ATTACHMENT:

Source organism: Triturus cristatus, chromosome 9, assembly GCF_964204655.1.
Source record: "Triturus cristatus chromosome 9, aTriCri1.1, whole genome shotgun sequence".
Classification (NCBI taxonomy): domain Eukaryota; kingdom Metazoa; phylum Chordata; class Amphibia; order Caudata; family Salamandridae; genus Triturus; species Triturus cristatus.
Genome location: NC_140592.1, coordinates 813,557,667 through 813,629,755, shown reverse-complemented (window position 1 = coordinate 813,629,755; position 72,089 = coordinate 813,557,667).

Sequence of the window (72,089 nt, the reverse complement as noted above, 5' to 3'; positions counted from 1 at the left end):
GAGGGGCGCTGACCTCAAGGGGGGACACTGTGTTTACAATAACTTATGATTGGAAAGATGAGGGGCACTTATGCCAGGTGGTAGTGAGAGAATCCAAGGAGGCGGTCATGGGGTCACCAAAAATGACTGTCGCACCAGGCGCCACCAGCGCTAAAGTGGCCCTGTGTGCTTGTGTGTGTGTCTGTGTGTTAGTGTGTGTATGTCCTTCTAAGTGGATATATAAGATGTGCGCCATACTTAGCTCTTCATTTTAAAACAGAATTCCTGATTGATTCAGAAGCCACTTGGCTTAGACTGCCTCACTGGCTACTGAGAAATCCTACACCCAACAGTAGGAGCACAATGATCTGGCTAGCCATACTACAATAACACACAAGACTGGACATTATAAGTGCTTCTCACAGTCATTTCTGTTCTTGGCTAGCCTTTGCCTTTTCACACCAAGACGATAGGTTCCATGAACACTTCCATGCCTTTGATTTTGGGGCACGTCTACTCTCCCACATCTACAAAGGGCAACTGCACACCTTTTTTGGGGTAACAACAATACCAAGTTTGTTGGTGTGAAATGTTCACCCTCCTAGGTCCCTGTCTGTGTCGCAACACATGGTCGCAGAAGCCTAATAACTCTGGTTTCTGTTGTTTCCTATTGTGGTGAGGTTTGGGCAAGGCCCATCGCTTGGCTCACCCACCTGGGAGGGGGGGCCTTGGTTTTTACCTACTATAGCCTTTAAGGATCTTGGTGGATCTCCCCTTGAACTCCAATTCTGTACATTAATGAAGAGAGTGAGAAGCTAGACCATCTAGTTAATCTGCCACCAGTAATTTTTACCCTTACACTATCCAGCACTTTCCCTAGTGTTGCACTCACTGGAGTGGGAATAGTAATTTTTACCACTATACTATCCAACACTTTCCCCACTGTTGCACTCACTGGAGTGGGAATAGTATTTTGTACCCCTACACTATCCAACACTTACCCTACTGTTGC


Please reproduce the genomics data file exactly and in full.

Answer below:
Source organism: Triturus cristatus, chromosome 9, assembly GCF_964204655.1.
Source record: "Triturus cristatus chromosome 9, aTriCri1.1, whole genome shotgun sequence".
Classification (NCBI taxonomy): domain Eukaryota; kingdom Metazoa; phylum Chordata; class Amphibia; order Caudata; family Salamandridae; genus Triturus; species Triturus cristatus.
Genome location: NC_140592.1, coordinates 813,557,667 through 813,629,755, shown reverse-complemented (window position 1 = coordinate 813,629,755; position 72,089 = coordinate 813,557,667).

Sequence of the window (72,089 nt, the reverse complement as noted above, 5' to 3'; positions counted from 1 at the left end):
GAGGGGCGCTGACCTCAAGGGGGGACACTGTGTTTACAATAACTTATGATTGGAAAGATGAGGGGCACTTATGCCAGGTGGTAGTGAGAGAATCCAAGGAGGCGGTCATGGGGTCACCAAAAATGACTGTCGCACCAGGCGCCACCAGCGCTAAAGTGGCCCTGTGTGCTTGTGTGTGTGTCTGTGTGTTAGTGTGTGTATGTCCTTCTAAGTGGATATATAAGATGTGCGCCATACTTAGCTCTTCATTTTAAAACAGAATTCCTGATTGATTCAGAAGCCACTTGGCTTAGACTGCCTCACTGGCTACTGAGAAATCCTACACCCAACAGTAGGAGCACAATGATCTGGCTAGCCATACTACAATAACACACAAGACTGGACATTATAAGTGCTTCTCACAGTCATTTCTGTTCTTGGCTAGCCTTTGCCTTTTCACACCAAGACGATAGGTTCCATGAACACTTCCATGCCTTTGATTTTGGGGCACGTCTACTCTCCCACATCTACAAAGGGCAACTGCACACCTTTTTTGGGGTAACAACAATACCAAGTTTGTTGGTGTGAAATGTTCACCCTCCTAGGTCCCTGTCTGTGTCGCAACACATGGTCGCAGAAGCCTAATAACTCTGGTTTCTGTTGTTTCCTATTGTGGTGAGGTTTGGGCAAGGCCCATCGCTTGGCTCACCCACCTGGGAGGGGGGGCCTTGGTTTTTACCTACTATAGCCTTTAAGGATCTTGGTGGATCTCCCCTTGAACTCCAATTCTGTACATTAATGAAGAGAGTGAGAAGCTAGACCATCTAGTTAATCTGCCACCAGTAATTTTTACCCTTACACTATCCAGCACTTTCCCTAGTGTTGCACTCACTGGAGTGGGAATAGTAATTTTTACCACTATACTATCCAACACTTTCCCCACTGTTGCACTCACTGGAGTGGGAATAGTATTTTGTACCCCTACACTATCCAACACTTACCCTACTGTTGC